What is Stephen Harper Reading?
Every two weeks since April 2007, celebrated Canadian Author Yann Martel (author of the Man Booker Prize winning, ‘Life of Pi’) sends a letter and book to Prime Minister Stephen Harper in an effort to humbly, “make suggestions to his stillness”. On March 30, 2009. Martel sent him a book that artistically illuminates the science of climate change. I’d like to share with you this correspondence.
(Click here for a link to Martel’s, “What is Stephen Harper Reading?” website. And stay tuned to this blog for more information about ‘Cape Farewell’.)
Book Number 52: Burning Ice: Art & Climate Change, a collaboration organized by David Buckland and the Cape Farewell Foundation
March 30, 2009
To Stephen Harper,
Prime Minister of Canada,
A book on a hot topic,
From a Canadian writer,
With best wishes,
The Right Honourable Stephen Harper
Prime Minister of Canada
80 Wellington Street
Ottawa ON K1A 0A2
Dear Mr. Harper,
I had never heard of Cape Farewell, a British NGO, until an e-mail from them popped into my inbox. They were inviting me, thanks to funding by the Musagetes Foundation here in Canada, on a trip they were organizing to Peru. To explain their organization and its objectives, they offered to send me a book and a DVD. I was intrigued and so accepted. What did I have to lose? A few days later, said book and DVD arrived in the mail. I read the book, watched the DVD, checked out their website (www.capefarewell.com) and promptly wrote to Cape Farewell to accept their invitation.
Many people were first introduced to climate change by An Inconvenient Truth, the movie based on the touring presentation by Al Gore. Cape Farewell’s mission is to move beyond that initial awareness and orchestrate a cultural response to climate change. To do that, they organize expeditions to the frontiers of climate change, those hot spots (literally) where the change is most apparent. Scientists are there too, doing their research, and so artists can see both climate change’s theatre and some of its actors. The artists are then invited to respond, to become actors themselves. The DVD Art from a Changing Arctic documents the first three Cape Farewell expeditions to Svalbard, while Burning Ice records some of the responses by the artists.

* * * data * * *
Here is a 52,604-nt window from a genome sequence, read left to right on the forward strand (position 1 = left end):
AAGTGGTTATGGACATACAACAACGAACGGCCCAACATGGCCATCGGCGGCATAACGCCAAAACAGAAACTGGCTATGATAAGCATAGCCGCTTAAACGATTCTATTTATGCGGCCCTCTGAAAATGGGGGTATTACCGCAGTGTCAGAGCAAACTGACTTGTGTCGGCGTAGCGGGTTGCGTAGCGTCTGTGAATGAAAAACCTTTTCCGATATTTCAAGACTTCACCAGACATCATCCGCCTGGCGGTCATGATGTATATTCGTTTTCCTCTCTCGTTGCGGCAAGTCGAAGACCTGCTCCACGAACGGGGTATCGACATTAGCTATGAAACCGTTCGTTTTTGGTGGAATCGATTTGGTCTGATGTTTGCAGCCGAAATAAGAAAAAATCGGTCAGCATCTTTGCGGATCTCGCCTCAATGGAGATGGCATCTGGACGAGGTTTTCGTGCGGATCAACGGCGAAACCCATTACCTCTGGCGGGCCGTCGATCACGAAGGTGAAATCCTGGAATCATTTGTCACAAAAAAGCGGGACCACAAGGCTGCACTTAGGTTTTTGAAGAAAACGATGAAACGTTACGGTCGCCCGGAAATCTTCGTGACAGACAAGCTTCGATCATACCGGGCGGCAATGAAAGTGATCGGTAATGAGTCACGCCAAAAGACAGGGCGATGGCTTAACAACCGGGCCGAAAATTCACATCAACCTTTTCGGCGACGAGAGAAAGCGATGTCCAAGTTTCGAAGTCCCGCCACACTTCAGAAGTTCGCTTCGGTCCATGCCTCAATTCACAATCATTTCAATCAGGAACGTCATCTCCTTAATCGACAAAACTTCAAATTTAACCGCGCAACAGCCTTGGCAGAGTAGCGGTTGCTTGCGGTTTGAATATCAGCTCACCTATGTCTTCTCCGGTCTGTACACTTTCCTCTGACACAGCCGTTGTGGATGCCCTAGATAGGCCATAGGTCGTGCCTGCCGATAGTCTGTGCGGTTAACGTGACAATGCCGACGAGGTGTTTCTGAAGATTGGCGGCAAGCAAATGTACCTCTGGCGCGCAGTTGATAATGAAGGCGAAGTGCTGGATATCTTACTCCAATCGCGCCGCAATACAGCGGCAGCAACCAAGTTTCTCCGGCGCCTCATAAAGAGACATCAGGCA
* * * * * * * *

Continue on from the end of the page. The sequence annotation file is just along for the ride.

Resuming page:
It’s a varied book, as you’ll see. There is visual art, both photographic, pictorial and sculptural, there are essays, both scientific, giving a good recap about climate change, and personal, relating the reactions of individuals to that change. Burning Ice came out in 2006 and it’s already out of date. In one essay, a scientist states that by 2050 there will be no more summer ice in the Arctic. Scientists are now predicting such a disappearance by 2013. Only three years on and matters have already gotten worse. It’s easy to fall into pessimism when contemplating climate change. “Such a global calamity—what can I do?” The great quality of Burning Ice is that it shows what can be done: one can respond. Of course, a painting, a photograph, a string of words won’t save the planet. But it’s the beginning of coming to grips with the issue. Climate change on its own is an impersonal force, deeply disempowering. Art inspired by climate change, because the making of art is personally involving, a whole-person activity, is empowering, both for the maker and the spectator.
As I flipped through the pages of Burning Ice, gazing at the artwork, reading the essays, I marvelled and I was distressed: an odd mixture, but a step up from simply feeling distress. Whether the art that Cape Farewell generates, to be seen in books and exhibitions, turns out to be elegiac, a farewell to our planet, or the beginning of real change in the way we live, will only be seen in years to come. But one thing is certain: our response to climate change cannot be purely political. Politicians have been dragging their feet—you among them—because of the power of the carbon-fuel industrial complex. It is citizens who must move first, and art is an ideal way to help them do that. Art wrestles with its subject matter on a level that the individual, the man, woman, teenager and child on the street, can engage with and react to. Once citizens are involved in the vital issue of climate change, politicians will have to follow their lead.
You might as well get ahead of the wave. I hope you are both moved and alarmed by Burning Ice.
encl.: one inscribed trade paperback and one DVD
June 24, 2009
Dear Mr. Martel:
On behalf of the Right Honourable Stephen Harper, I would like to acknowledge receipt of your correspondence of March 30, which provided a copy of the book Burning Ice: Art & Climate Change.
Thank you for providing this material to the Prime Minister. Your courtesy in bringing this information to his attention is appreciated.
Executive Correspondence Officer